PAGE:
Managed Money Reporter Newsletter — Issue 291, February 2016


Editors: Carl Spiess & Allan McGlade


Featured Articles



RRSP Reminder – Tax Slip Mailing Dates

Carl Spiess

By Carl Spiess, CFP, CIM, FMA, FCSI, MBA

Since 2016 is a leap year, the RRSP deadline for 2015 contributions is February 29, 2016. Please see our online contributions page or contact us on how to make any last minute additions to your RRSP account.

We will be sending out RRSP receipts for most clients in early March. Tax slips for open investment accounts will follow the timing noted in our 2015 tax mailing brochure:

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Market update

February has continued the volatility we saw in mid-January. While the lows may be unsettling, they certainly present an opportunity for people making new RRSP and TFSA contributions.

Here are the big trends we are seeing:

  1. Lower rates: With more of the world starting to contemplate living with negative interest rates, perhaps the 2.2% we can get right now on Guaranteed Investment Certificates (GICs) will look like a great yield in the months ahead?
  2. Low oil prices: Which lead to a lower Canadian dollar.
  3. Dividend cuts: Most of the dividend cuts have been in the energy sector but the number of companies lowering their dividends is growing.

Our head of research recently gave us a presentation which has terrific details and analysis. Here is the synopsis:

And the full presentation is at:

For more market updates please see:

Please contact us if you have any questions on your investments.

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Recommended Reading

Beyond the ScotiaMcLeod Market commentaries above, here are a selection of other articles we've found helpful.

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Pensions: CPP & ORPP

We help clients prepare for and transition into retirement. Pension plans are a big part of this transition and there have been many headlines over the last few months about Ontario's proposed Ontario Retirement Pension Plan. Intended to complement Canada Pension Plan, details are being released about how the plan might function. Initially, it had been proposed to take effect Jan 1, 2017 for large employers. It has recently been announced that implementation is deferred until Jan 1, 2018. Ontario is seeking co-operation with the Federal Government to either increase CPP contributions or combine administration of ORPP with the CPP infrastructure.

CPP along with OAS make up key components of retirement income for Canadians. A good summary of these amounts can be found on Service Canada's website at:

CPP is intended to replace 25% of income for people earning up to $54,900. Employers and employees contribute 4.95% - an amount that has risen over the years since CPP was introduced. ORPP is intended to replace 15% of income but required contributions will only be 1.9% of income for employers and employees. Based on that ratio of benefits to contributions I have to wonder if ORPP's returns will be 56% greater than CPP which is already generally accepted to be well run.

Interestingly, one of the key benefits that are promoted about ORPP (and CPP) are that large pension plans should have low costs due to economies of scale. ORPP hasn't published any estimated costs. However, we can look at CPP to get an idea of how much it costs to run a huge pool of investments. From CPP's site we find:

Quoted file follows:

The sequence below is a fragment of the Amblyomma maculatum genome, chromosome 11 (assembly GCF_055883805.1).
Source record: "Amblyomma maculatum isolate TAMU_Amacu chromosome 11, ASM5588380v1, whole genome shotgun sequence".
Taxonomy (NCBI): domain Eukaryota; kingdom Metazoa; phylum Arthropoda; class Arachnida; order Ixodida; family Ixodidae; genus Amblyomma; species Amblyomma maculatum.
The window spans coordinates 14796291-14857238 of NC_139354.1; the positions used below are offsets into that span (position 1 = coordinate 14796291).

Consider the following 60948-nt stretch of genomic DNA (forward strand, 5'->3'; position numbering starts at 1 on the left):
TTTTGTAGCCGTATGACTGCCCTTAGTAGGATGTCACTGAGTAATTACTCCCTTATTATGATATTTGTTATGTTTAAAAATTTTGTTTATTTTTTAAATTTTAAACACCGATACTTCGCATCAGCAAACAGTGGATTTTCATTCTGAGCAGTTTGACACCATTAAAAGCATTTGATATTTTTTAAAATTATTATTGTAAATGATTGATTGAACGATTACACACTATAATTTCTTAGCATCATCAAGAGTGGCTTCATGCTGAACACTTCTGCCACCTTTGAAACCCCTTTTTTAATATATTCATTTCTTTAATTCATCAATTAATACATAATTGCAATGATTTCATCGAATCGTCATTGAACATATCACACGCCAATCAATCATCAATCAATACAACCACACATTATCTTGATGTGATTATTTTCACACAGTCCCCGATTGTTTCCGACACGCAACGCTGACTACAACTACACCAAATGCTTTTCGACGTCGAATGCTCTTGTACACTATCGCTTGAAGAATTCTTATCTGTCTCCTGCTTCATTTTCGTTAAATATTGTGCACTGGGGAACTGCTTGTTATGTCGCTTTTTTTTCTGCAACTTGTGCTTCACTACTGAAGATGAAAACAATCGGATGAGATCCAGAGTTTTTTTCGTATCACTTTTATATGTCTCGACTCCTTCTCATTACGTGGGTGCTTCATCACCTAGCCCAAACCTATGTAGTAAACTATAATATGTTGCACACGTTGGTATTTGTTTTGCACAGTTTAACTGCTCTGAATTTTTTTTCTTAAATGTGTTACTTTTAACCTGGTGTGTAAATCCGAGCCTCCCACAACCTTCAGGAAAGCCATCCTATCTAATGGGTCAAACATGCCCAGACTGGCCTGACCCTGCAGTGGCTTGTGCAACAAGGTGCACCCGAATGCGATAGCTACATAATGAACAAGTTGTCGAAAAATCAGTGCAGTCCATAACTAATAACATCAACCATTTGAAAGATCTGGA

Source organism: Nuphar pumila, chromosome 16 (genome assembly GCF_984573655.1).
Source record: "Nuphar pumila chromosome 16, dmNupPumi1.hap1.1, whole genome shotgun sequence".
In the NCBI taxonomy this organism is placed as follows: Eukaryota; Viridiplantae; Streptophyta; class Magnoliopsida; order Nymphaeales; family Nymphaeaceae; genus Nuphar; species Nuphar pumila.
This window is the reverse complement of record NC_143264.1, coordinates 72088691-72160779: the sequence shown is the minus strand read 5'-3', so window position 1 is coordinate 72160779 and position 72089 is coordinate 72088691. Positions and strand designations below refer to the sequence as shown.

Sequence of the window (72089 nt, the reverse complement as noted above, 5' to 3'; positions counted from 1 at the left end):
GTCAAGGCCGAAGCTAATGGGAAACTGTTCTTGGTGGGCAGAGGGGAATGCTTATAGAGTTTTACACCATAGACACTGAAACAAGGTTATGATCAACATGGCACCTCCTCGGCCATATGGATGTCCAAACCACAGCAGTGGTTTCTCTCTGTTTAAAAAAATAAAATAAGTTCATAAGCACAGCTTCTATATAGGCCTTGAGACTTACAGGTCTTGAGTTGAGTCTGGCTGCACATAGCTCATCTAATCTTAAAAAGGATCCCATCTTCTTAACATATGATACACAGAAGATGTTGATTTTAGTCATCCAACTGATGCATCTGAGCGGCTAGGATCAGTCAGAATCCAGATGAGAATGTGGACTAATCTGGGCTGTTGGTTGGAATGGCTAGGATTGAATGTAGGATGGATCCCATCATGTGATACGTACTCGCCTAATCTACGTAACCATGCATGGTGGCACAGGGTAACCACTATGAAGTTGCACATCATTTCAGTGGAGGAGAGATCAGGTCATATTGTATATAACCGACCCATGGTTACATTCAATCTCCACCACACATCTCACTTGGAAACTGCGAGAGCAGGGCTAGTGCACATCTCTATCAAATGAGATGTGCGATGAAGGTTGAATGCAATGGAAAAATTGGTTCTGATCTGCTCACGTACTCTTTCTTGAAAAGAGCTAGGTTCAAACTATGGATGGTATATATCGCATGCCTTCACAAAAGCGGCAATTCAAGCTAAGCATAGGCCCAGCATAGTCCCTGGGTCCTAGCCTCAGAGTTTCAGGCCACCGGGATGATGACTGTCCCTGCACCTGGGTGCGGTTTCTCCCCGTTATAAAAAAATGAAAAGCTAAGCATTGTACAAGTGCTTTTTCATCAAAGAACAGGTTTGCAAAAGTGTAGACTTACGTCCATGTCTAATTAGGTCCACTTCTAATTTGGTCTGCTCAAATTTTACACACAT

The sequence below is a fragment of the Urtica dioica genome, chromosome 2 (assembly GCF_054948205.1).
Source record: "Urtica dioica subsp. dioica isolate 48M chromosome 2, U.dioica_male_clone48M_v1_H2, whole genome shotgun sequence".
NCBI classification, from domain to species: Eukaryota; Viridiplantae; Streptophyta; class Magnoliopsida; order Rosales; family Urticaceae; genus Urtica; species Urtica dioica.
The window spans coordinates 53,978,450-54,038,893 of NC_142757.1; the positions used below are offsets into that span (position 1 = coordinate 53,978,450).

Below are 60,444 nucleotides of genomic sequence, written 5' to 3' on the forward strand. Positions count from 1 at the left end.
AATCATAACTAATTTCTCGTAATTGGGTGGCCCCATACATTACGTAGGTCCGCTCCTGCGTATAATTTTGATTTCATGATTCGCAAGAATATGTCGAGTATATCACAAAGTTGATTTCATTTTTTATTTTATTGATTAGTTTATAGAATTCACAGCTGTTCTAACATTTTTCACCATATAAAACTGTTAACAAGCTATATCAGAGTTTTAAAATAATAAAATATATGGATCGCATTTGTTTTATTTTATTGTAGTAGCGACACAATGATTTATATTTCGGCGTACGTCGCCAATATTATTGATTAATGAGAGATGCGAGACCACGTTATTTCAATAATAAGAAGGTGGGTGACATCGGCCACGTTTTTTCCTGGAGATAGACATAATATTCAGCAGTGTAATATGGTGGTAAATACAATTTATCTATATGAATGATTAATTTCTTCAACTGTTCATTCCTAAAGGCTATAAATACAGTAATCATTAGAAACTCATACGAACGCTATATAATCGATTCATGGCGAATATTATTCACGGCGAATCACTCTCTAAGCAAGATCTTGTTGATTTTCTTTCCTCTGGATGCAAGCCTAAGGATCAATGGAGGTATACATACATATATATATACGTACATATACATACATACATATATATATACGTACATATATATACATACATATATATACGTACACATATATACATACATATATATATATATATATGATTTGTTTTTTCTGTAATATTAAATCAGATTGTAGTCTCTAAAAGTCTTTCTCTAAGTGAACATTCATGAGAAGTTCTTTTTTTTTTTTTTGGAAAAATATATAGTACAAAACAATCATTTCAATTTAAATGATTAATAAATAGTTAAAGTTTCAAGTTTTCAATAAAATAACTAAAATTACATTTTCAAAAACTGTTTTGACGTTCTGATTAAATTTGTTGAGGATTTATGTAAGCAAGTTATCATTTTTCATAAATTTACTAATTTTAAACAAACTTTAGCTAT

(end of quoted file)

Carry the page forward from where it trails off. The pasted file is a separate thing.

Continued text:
CPP Analysis 2015 Costs Assets Ratio
External Managers 1,254 236,873 0.529%
Transaction Costs 273 236,873 0.115%
Operating Expenses

803 236,873 0.339%
Total Expense Ratio 0.984%
(www.cppib.com/en/public-media/faq.html)

So we could think of CPP as having a .984% management expense ratio – which is close to the average "F" class mutual funds we use in our managed account programs for high net worth clients. Like with mutual funds, CPP reports its 10 year 7.3% average annual return net of these fees (and I presume they are charged and include GST/HST).

Here is a more complete analysis from the Fraser Institute.

We'll be keeping an eye on the implementation of ORPP – many companies are reviewing the option of setting up Defined Contribution Pension Plans. Employer and employee contributions of 4% and 4% to a DC pension are considered "comparable" to ORPP and may give employees more confidence that their money being put aside is visible and efficiently managed.

We are of course happy to review your retirement savings and help with a retirement income projection based on the currently available government programs. Contact us to set up a review.

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Help with your taxes

Scotiabank is pleased to offer our clients a very handy tax refund calculator:

And to make doing your taxes easier, Scotiabank is offering a 20% savings on the purchase of Intuit turbo tax.

And if you need professional help with your taxes, consider Scotiatrust's tax services. We can refer you to our team of experts for help. For personal tax services, Scotiatrust's taxation services are a mid-priced fee-for-service division to which we are pleased to refer clients. Please see the attached brochure for details and contact us if you would like a fee estimate and referral:

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Recommended Link of the Month

The Investment Funds Institute of Canada recently published a piece in the Globe and Mail called the informed investor. It is worth a visit:

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Contact Us

T.  416.863.RRSP (7777)
     1.800.387.9273
F.  416.863.7479
E. carl.spiess@scotiawealth.com
    allan.mcglade@scotiawealth.com

ScotiaMcLeod is a division of Scotia Capital Inc., member of CIPF.

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